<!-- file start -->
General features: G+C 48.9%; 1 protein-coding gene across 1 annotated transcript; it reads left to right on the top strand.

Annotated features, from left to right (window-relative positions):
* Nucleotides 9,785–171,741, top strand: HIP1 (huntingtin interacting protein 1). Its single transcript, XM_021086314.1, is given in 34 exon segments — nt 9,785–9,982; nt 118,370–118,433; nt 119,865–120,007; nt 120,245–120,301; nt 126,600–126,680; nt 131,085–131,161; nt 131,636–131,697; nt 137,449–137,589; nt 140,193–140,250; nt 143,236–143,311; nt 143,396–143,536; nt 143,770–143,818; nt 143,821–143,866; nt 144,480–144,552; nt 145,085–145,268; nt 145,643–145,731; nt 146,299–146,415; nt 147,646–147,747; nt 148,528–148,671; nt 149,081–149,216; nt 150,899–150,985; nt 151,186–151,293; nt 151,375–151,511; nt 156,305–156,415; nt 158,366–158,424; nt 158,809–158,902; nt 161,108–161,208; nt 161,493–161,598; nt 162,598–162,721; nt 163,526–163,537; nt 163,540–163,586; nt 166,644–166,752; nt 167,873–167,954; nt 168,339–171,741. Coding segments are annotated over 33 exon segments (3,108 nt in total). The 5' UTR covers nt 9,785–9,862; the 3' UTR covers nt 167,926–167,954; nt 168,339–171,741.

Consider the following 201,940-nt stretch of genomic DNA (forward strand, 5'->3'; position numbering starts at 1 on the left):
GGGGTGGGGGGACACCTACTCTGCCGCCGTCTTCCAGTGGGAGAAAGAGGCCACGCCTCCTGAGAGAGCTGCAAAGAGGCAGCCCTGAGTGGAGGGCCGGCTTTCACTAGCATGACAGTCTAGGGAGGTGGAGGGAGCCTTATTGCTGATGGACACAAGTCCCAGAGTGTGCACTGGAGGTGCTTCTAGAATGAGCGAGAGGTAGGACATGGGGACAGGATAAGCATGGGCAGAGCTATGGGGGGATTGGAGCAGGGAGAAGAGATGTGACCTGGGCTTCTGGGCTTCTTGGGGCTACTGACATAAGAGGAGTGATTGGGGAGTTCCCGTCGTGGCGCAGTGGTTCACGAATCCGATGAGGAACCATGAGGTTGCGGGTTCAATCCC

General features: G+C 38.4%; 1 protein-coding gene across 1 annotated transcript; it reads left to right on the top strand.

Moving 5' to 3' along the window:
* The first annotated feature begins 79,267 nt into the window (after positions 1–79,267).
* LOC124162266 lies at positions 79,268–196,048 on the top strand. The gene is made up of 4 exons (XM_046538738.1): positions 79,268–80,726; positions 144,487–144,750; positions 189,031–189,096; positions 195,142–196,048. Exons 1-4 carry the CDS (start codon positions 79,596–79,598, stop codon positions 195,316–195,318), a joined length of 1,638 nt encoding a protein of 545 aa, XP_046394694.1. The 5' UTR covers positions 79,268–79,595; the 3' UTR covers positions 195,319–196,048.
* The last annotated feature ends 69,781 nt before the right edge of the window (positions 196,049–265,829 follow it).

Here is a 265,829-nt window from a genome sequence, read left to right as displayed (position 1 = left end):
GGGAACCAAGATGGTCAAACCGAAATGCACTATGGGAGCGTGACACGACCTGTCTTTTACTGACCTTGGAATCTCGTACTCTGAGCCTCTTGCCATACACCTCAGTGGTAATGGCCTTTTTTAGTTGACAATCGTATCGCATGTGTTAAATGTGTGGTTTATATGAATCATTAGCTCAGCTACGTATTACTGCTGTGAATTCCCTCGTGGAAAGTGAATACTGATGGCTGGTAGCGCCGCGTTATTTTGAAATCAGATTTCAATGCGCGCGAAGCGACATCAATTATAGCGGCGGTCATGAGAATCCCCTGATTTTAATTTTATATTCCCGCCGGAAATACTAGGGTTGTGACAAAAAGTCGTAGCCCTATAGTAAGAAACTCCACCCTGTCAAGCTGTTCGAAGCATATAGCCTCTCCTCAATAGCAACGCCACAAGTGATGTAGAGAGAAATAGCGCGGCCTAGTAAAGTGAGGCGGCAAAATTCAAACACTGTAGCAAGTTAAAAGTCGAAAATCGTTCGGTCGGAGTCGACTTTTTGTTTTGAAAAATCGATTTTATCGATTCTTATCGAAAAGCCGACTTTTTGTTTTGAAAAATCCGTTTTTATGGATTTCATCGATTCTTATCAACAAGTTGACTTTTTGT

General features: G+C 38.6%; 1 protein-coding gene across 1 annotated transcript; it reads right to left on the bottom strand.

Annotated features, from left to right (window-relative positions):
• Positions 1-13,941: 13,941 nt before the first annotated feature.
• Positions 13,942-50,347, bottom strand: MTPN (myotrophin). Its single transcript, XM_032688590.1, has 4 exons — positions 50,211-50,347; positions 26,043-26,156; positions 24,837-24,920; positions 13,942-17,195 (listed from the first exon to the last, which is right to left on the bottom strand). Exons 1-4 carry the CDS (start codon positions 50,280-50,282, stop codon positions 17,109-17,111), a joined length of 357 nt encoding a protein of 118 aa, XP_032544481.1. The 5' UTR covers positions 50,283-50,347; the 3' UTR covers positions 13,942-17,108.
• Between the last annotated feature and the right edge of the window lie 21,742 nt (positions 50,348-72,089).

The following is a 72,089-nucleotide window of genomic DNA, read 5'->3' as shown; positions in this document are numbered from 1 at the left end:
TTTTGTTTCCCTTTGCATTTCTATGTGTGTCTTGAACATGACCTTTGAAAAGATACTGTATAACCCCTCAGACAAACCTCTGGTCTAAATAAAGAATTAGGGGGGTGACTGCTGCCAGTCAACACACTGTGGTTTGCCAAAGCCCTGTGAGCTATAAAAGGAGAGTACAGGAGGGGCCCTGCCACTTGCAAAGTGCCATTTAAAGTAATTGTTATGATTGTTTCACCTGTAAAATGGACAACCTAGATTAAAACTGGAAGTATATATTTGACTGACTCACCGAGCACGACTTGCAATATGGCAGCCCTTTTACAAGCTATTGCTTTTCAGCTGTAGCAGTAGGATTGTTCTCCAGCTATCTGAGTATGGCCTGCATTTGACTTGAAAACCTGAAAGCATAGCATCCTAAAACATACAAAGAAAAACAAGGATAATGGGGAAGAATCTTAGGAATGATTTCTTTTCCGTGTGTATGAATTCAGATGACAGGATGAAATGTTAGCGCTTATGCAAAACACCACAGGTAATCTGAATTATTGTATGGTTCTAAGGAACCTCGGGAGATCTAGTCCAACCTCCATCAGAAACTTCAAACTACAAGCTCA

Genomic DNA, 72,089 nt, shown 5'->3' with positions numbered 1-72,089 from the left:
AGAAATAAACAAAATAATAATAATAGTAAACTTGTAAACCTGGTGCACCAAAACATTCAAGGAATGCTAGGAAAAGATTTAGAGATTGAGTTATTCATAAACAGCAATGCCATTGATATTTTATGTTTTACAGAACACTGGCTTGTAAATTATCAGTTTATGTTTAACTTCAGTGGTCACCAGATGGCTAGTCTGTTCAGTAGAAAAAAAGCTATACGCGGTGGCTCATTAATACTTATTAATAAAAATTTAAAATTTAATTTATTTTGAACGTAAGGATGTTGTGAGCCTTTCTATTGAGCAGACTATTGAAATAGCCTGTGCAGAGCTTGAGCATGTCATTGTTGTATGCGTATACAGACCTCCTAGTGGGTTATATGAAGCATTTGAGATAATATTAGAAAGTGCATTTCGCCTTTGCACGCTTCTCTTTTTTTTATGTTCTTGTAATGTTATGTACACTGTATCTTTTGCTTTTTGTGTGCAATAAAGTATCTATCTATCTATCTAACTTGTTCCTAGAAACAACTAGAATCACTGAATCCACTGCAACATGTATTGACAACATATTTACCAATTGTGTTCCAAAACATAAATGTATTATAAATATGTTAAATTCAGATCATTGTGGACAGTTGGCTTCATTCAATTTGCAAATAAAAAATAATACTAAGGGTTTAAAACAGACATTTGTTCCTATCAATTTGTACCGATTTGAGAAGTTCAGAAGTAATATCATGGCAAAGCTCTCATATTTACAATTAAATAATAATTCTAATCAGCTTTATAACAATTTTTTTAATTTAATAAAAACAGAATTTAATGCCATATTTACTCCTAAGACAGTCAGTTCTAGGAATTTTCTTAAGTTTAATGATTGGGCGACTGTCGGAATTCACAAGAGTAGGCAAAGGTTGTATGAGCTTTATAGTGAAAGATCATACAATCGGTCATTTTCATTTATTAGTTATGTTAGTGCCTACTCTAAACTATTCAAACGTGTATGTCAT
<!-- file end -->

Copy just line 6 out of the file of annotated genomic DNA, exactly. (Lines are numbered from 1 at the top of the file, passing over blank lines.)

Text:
General features: G+C 38.4%; 1 protein-coding gene across 1 annotated transcript; it reads left to right on the top strand.